The Artist has emerged in the Oscar race as the feel-good frontrunner for Best Picture. It’s a silent romantic comedy featuring a delightful international cast and a cute puppy, and even though its protagonist contemplates suicide in a melodramatic, over-the-top silent movie way, overall it’s a happy-go-lucky film.
Who could hate The Artist?
Well, Kim Novak, for one.
The Vertigo starlet took out a full-page ad in Variety today claiming she was raped by The Artist. Or, to be more specific, raped by the filmmakers’ decision to use a piece of Bernad Hermann’s classic score in their movie.
Quoth Ms. Novak: “I want to report a rape. I feel as if my body — or, at least my body of work — has been violated by the movie, The Artist.”
Several critics have already criticized Michel Hazanavicius’ choice to use a selection from the famous score to Vertigo in the film, and rightly so. It might be one thing if The Artist had used a selection of music made popular in a silent film of the 20’s, as per its subject matter, but using one from a 1958 Alfred Hitchcock suspense thriller is totally anachronistic.
Vertigo is one of my favorite films of all time, and though I didn’t even notice the use of Hermann’s music, I have had similar experiences where a piece of music I recognize from another film suddenly pops up in one I’m currently watching, and it’s totally jarring. (Scream 2 cribbed from Broken Arrow‘s music, and I definitely notice it every time I watch it.) So in theory, I’m in agreement with Ms. Novak when she says, “This film could and should have been able to stand on its own without depending upon Bernard Hermann’s score from Alfred Hitchcock’s Vertigo to provide it more drama.”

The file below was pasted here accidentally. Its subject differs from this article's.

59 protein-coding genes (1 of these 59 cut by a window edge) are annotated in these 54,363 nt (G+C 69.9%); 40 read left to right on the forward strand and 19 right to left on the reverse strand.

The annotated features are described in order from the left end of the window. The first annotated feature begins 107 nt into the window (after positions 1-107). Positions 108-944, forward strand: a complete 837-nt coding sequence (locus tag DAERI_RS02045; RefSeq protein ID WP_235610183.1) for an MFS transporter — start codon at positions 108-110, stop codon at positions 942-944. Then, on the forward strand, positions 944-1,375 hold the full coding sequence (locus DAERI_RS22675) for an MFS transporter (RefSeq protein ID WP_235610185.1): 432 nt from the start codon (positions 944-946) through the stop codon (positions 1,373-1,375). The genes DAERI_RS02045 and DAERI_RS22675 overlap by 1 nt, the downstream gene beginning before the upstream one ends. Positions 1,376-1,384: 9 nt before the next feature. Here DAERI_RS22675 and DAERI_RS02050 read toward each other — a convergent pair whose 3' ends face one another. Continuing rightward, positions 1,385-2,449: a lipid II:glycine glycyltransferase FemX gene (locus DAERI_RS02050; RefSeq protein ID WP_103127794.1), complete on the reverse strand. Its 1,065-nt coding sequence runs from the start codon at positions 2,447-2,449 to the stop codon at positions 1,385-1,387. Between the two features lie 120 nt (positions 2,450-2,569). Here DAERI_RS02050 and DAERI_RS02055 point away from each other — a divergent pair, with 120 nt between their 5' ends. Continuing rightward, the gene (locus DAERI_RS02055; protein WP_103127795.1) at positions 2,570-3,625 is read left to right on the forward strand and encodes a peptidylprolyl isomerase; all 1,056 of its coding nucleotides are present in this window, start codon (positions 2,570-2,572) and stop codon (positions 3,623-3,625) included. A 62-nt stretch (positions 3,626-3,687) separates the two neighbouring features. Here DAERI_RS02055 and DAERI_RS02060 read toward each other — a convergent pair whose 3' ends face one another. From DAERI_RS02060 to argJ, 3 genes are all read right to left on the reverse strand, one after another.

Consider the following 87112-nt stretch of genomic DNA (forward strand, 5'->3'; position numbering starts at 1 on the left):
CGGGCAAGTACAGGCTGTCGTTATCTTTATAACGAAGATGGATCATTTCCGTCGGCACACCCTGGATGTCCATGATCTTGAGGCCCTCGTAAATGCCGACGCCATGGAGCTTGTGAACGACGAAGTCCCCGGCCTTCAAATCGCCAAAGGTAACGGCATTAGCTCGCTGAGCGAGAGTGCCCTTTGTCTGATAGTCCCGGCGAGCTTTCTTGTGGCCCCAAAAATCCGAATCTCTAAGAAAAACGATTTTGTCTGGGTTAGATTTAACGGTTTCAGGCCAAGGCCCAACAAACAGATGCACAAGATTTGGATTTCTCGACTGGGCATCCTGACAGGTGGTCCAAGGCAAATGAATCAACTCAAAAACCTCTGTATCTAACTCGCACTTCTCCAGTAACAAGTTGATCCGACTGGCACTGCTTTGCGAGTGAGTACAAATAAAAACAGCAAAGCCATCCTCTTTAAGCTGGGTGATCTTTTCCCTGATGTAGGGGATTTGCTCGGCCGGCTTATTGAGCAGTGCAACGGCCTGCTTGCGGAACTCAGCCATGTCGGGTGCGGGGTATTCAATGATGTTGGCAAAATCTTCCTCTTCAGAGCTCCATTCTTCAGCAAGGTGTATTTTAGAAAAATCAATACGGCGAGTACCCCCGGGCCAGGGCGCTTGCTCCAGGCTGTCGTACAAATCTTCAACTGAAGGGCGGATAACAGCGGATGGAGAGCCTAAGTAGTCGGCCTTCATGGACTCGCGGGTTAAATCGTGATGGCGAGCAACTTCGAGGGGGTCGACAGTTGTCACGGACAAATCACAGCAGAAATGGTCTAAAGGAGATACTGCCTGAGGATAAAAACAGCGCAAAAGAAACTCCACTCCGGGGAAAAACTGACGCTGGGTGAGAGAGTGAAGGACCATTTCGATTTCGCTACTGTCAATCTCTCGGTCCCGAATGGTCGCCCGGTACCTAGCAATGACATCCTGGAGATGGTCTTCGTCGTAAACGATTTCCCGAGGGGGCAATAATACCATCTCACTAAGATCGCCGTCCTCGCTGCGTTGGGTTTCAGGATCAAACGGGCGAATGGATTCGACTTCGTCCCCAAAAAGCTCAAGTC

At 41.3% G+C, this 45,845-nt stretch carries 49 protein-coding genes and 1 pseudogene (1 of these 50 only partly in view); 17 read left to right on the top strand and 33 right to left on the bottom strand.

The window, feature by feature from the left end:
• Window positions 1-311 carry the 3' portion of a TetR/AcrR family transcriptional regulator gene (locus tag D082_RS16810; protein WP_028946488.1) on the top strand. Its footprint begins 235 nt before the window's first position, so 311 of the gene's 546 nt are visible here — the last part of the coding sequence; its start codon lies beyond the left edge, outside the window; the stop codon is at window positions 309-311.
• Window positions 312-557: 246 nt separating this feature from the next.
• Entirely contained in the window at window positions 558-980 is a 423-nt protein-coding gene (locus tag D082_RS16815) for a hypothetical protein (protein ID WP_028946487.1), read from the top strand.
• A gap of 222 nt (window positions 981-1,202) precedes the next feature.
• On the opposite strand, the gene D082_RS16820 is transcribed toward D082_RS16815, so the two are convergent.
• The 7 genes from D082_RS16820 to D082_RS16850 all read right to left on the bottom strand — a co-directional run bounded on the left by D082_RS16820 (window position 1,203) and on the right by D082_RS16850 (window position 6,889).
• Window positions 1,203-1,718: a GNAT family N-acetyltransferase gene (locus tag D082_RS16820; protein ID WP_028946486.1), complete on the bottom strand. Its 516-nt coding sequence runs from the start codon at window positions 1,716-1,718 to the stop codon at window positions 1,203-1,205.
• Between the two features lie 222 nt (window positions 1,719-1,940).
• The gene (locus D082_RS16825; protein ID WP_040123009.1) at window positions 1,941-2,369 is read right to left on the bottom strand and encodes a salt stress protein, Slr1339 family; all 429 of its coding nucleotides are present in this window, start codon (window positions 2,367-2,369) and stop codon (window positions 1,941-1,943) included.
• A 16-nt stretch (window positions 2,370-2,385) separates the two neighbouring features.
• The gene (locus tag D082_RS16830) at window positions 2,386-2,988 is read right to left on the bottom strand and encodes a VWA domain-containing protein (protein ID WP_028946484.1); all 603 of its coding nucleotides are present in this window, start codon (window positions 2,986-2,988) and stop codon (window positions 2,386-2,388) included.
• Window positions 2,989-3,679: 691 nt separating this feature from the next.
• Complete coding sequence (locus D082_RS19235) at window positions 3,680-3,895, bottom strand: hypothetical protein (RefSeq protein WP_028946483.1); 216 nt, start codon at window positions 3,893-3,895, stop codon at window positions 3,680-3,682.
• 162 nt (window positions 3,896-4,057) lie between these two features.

But still. Rape?
Setting aside the overdramatic statement for a second, what is Kim Novak’s beef with The Artist, anyway? That caused her to go to the trouble of placing a full-page ad in Variety to express her beliefs? It would be one thing for Bernard Hermann or Alfred Hitchcock to make such a statement, and that one thing is: creepy. Because they’re dead. But if they weren’t, it might be understandable — Hermann composed that piece of music, and Hitchcock directed the acclaimed film it’s featured in. Novak, on the other hand, only starred in the movie. One assumes she had no input into the film’s scoring. Why does she care? It’s not like someone used her likeness and the film’s scoring to, say, sell an antidepressant in a TV commercial. “Is your boyfriend trying to mold you into the image of the dead woman he’s obsessed with? Has it ever made you want to jump off a bell tower? Then try Vertigo-B-Gone today!”
But as “rapists” go, The Artist is pretty benign.
If Vertigo really was raped by The Artist, then there is a whole lot of raping going around in Hollywood these days. Steven Spielberg just forcibly inserted his penis into the entire John Ford ouvre with War Horse. The Devil Inside slipped a roofie into The Blair Witch Project‘s beverage and told its dubious best friend Paranormal Activity “she said she’d catch up with you guys later.” And hey, look! There’s Martin Scorsese taking George Melies by force in Hugo while Nicholas Winding Refn anally molests him with Drive! It’s like a whole cinematic train gangbang of rape! What is this, an after-hours club in Brooklyn?
Kim Novak should really rephrase her critique if she’d like her otherwise valid point to be taken seriously. Why use a word like “rape” over something so ultimately harmless? She should save such words for those moments in which a silent movie actually steals into her bedroom and sexually violates her. Oh, won’t she be feeling sheepish then?
Is this merely because The Artist is the current Oscar favorite? I think so. It’s hard to imagine Novak taking out a full-page ad to knock some little-known silent film from some unknown French director, which is what The Artist was before awards season got ahold of it and it became the unlikely front-runner for several awards. And perhaps it’s true that its use of the Vertigo theme should be taken into consideration before it is awarded a Best Original Score nomination. (The Academy’s rules on what is and isn’t eligible in this category have proven frustrating for years now.) But not with claims of rape.
Or — if it’s suddenly fair to taint the image of award hopefuls you don’t like by pinning ridiculous crimes on them, then I’d like to report that The Help just tried to sell me a gram of cocaine and The Descendants punched me in the face and ran off with my iPhone.